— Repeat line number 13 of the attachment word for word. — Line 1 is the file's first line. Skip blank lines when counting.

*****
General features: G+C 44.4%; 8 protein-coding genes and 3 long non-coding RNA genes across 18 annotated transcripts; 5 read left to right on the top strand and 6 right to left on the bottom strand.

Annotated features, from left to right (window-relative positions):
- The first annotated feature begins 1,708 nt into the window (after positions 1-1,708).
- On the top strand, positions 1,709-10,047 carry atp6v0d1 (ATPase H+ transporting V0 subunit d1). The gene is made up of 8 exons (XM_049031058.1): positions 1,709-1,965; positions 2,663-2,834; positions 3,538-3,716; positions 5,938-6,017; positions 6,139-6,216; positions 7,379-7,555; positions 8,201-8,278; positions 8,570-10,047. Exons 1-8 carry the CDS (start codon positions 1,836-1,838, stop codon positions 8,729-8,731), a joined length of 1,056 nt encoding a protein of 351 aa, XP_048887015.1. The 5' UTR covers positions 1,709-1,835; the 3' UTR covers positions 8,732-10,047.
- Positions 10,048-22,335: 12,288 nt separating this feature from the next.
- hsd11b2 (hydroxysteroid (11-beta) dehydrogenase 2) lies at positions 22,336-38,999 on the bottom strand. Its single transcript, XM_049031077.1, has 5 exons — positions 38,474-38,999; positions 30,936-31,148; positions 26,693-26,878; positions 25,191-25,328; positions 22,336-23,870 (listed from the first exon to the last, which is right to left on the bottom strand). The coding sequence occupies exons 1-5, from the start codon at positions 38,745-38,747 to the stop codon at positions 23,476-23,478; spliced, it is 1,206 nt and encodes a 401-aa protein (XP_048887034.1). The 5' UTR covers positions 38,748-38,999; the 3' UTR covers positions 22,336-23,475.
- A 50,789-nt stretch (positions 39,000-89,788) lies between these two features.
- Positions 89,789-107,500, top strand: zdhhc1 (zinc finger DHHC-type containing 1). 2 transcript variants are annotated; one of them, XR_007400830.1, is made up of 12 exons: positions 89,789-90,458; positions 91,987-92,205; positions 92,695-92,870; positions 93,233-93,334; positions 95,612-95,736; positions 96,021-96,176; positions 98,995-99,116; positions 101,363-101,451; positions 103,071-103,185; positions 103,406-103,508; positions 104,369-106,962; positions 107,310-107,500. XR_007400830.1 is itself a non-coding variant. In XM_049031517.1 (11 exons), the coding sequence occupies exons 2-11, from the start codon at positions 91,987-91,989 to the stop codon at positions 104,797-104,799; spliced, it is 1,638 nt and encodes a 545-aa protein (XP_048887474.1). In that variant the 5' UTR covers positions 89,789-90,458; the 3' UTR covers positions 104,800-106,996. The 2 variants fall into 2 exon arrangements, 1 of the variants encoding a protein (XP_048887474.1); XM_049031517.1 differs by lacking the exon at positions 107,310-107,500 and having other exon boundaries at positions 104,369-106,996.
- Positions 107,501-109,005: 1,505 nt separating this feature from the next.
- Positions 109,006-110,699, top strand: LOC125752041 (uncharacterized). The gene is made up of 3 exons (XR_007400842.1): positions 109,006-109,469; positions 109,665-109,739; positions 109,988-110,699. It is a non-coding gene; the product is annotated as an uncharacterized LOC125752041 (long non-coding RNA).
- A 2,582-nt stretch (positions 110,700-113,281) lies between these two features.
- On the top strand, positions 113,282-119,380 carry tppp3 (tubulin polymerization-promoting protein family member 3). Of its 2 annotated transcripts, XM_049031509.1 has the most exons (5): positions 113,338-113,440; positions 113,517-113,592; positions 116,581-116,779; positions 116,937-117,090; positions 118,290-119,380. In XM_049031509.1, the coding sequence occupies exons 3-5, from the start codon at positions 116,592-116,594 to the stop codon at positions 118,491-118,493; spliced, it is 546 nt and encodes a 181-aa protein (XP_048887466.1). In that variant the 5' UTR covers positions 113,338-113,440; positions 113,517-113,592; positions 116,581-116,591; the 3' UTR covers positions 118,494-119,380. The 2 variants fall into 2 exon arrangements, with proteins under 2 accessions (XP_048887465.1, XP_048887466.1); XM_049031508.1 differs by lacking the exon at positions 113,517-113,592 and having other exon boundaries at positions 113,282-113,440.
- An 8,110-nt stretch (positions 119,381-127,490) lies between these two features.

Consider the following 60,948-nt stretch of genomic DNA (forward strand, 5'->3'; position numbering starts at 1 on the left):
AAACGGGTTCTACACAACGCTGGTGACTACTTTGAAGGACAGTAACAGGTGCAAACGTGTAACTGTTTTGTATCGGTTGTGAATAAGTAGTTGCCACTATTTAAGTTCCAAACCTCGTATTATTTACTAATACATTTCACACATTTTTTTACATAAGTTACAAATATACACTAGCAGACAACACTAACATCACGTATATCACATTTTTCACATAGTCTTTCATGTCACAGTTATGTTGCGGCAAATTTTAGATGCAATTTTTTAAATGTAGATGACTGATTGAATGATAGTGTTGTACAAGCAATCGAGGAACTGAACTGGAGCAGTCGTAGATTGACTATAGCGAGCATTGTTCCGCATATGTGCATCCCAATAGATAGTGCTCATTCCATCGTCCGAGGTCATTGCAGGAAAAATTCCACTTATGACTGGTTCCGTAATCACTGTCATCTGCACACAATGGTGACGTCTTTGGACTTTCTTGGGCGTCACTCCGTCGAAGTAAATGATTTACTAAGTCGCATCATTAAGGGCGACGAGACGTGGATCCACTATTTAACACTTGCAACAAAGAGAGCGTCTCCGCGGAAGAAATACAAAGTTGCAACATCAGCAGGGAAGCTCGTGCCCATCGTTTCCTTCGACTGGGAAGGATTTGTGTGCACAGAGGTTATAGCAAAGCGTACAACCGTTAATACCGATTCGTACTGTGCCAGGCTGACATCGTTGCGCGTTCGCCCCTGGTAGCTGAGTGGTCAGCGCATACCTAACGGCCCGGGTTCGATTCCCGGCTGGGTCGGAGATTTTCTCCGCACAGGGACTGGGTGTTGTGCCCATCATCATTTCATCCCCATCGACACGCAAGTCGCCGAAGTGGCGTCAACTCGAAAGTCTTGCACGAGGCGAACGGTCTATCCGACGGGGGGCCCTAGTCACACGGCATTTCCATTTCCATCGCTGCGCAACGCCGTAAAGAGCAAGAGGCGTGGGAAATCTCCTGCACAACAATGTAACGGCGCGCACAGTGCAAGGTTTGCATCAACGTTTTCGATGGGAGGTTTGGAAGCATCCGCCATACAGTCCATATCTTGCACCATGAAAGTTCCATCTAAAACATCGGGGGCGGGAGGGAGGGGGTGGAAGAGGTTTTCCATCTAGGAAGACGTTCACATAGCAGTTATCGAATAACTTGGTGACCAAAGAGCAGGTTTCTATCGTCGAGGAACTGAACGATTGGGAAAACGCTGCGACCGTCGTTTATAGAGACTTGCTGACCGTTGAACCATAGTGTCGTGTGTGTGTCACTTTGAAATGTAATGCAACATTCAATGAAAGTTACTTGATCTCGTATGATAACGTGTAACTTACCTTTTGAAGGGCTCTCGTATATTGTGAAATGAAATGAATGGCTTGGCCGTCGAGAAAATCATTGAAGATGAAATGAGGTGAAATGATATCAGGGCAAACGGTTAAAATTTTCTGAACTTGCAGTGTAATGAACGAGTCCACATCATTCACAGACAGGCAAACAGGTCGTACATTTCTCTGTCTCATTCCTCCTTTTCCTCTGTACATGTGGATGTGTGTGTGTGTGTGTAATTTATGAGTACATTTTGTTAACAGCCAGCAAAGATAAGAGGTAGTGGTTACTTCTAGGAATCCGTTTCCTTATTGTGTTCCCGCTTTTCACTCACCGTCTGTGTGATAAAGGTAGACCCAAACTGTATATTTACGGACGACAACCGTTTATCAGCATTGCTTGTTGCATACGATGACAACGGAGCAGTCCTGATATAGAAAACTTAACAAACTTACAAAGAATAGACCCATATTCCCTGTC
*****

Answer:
- An 8,110-nt stretch (positions 119,381-127,490) lies between these two features.